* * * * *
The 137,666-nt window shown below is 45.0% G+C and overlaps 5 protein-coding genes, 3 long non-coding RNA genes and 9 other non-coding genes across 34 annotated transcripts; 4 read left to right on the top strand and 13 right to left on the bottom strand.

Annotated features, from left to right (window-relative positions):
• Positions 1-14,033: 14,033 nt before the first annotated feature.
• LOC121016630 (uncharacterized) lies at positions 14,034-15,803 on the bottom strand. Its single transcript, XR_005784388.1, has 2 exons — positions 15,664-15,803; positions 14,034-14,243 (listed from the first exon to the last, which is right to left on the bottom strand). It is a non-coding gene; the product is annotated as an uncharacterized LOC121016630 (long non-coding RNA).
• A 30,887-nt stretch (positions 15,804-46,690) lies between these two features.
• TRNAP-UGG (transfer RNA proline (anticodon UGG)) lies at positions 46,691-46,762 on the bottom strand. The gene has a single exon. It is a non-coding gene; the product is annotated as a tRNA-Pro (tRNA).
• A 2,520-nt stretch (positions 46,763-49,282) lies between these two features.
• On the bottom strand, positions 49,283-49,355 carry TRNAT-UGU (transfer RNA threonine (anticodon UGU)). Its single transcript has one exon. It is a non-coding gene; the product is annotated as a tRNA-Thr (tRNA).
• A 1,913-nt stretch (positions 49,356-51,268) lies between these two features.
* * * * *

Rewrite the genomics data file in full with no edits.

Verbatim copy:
The 137,666-nt window shown below is 45.0% G+C and overlaps 5 protein-coding genes, 3 long non-coding RNA genes and 9 other non-coding genes across 34 annotated transcripts; 4 read left to right on the top strand and 13 right to left on the bottom strand.

Annotated features, from left to right (window-relative positions):
• Positions 1-14,033: 14,033 nt before the first annotated feature.
• LOC121016630 (uncharacterized) lies at positions 14,034-15,803 on the bottom strand. Its single transcript, XR_005784388.1, has 2 exons — positions 15,664-15,803; positions 14,034-14,243 (listed from the first exon to the last, which is right to left on the bottom strand). It is a non-coding gene; the product is annotated as an uncharacterized LOC121016630 (long non-coding RNA).
• A 30,887-nt stretch (positions 15,804-46,690) lies between these two features.
• TRNAP-UGG (transfer RNA proline (anticodon UGG)) lies at positions 46,691-46,762 on the bottom strand. The gene has a single exon. It is a non-coding gene; the product is annotated as a tRNA-Pro (tRNA).
• A 2,520-nt stretch (positions 46,763-49,282) lies between these two features.
• On the bottom strand, positions 49,283-49,355 carry TRNAT-UGU (transfer RNA threonine (anticodon UGU)). Its single transcript has one exon. It is a non-coding gene; the product is annotated as a tRNA-Thr (tRNA).
• A 1,913-nt stretch (positions 49,356-51,268) lies between these two features.